Friday, May 25, 2012
It's not the workers that EI is subsidizing.
Its the industry they work in.
Activities like commercial fishing, vegetable and fruit growers, small-scale manufacturing, mining -- they all have grown to depend on EI to keep an experienced workforce nearby and available throughout the year. The industry doesn't have to try to pay these workers during annual down-times, because EI will.
Here's what some of these employers are saying about the new EI rules:
. . . farmers are not looking forward to being the staging ground for Ottawa’s new social experiment, they say. They worry that years spent moulding unwilling neighbours into farmers — more a coaching gig than a business model — will put them in the red and even shut them down.UPDATE: This also raises the larger question -- do the Harper Conservatives actually understand the Canadian economy they are trying to manage? There's a lot of talk about "not picking winners and losers" and "standing on our own feet" but the Canadian economy, in many sectors, is never going to be competitive on an international scale -- nobody here can beat the California growers, with their two or three vegetable crops a year and their easy access to thousands of migrant workers. Nobody here can beat the Florida and Louisiana fishing industries, with the whole gulf coast to harvest all year long. Nobody here can beat the mega-farms of the American mid-west, with plenty of transport options to large ports that are open year-round. The Liberals understood this -- they instituted all sorts of under-the-radar measures which subsidized our smaller-scale and less competitive Canadian industrial and agricultural producers.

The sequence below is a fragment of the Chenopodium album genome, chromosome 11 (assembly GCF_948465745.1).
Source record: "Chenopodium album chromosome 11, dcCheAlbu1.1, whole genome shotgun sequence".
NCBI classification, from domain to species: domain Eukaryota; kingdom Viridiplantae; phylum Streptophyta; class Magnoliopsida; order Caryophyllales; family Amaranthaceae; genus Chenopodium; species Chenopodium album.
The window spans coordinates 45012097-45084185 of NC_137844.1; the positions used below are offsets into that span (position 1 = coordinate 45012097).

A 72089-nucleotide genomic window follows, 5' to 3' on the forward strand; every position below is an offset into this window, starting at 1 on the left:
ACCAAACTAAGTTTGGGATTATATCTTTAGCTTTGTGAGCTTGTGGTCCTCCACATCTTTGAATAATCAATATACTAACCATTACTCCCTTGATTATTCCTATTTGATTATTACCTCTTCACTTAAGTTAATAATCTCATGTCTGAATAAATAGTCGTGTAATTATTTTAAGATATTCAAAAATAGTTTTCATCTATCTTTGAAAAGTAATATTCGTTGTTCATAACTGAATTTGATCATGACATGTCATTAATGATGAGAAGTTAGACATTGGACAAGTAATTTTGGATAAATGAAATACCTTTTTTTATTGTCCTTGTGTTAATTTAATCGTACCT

. . . One Valley workforce available in the summer is winter lobster boat crew members who work in the Bay of Fundy. . . . About 95 per cent of the association’s roughly 520 members use EI seasonally, Hudson said. The spread between the seasons is too long for them to live off savings, and there are about seven weeks of work needed each off-season to prepare boats and equipment for the next year.
. . . Webster [fruit grower] started using seasonal migrant labour in 2010 and brought in 16 Mexican workers last year. . . . Webster, whose core employees go on EI for about four months of the year, said he’s afraid his business will pay the biggest price in next year’s dry run.
Who then turned around and voted Conservative because they were successful businessmen who didn't need any gol-durned government handouts, no siree bob!
Canada under the Harper Cons will be a bleaker and ultimately less productive place.
Recommend this Post at Progressive Bloggers | 9 comments
The nature of seasonal employment must be poorly understood by the fiends in government these days or more so they are purposefully obtuse and focused on their own agenda. What I do not hear is much about the nature of life in the hinterland communities where seasonal paid employment is the way most people make a living according to the official economic records, which contain nothing of all the other economic activity of the people when they are not engaged in paid employment. It is almost like they want us to think that the laid-off seasonal worker does nothing, or that the rest of us do not do anything unless we are connected to a corporation and our community relevance is related only to how much money we make. Isn't this the way of all colonialism? The destruction of the lifeworld by the brutal distortions of the market systems - the plaque of modernity that is destroying to whole planet - this would be the main concern of political conservative or political progressive but the devastation thrives as it engorges itself, beset between them.
Canada is too timid for a general strike at this point. But I wonder if we should somehow start encouraging people to take a day off spending. We only seem to get the attention of anyone when we are consumers, so lets flex that muscle. If you work, take a day off buying anything. What the heck, even withdraw$100 from the bank that day too. Then, the next week, do that for 2 days, and so forth. Anyone who works and gets a paycheque should realize that this is effectively the end of appealing a decision from EI. Meaning my way or nothing. We need business and banks on our side, and we get that by stopping buying and taking out cash.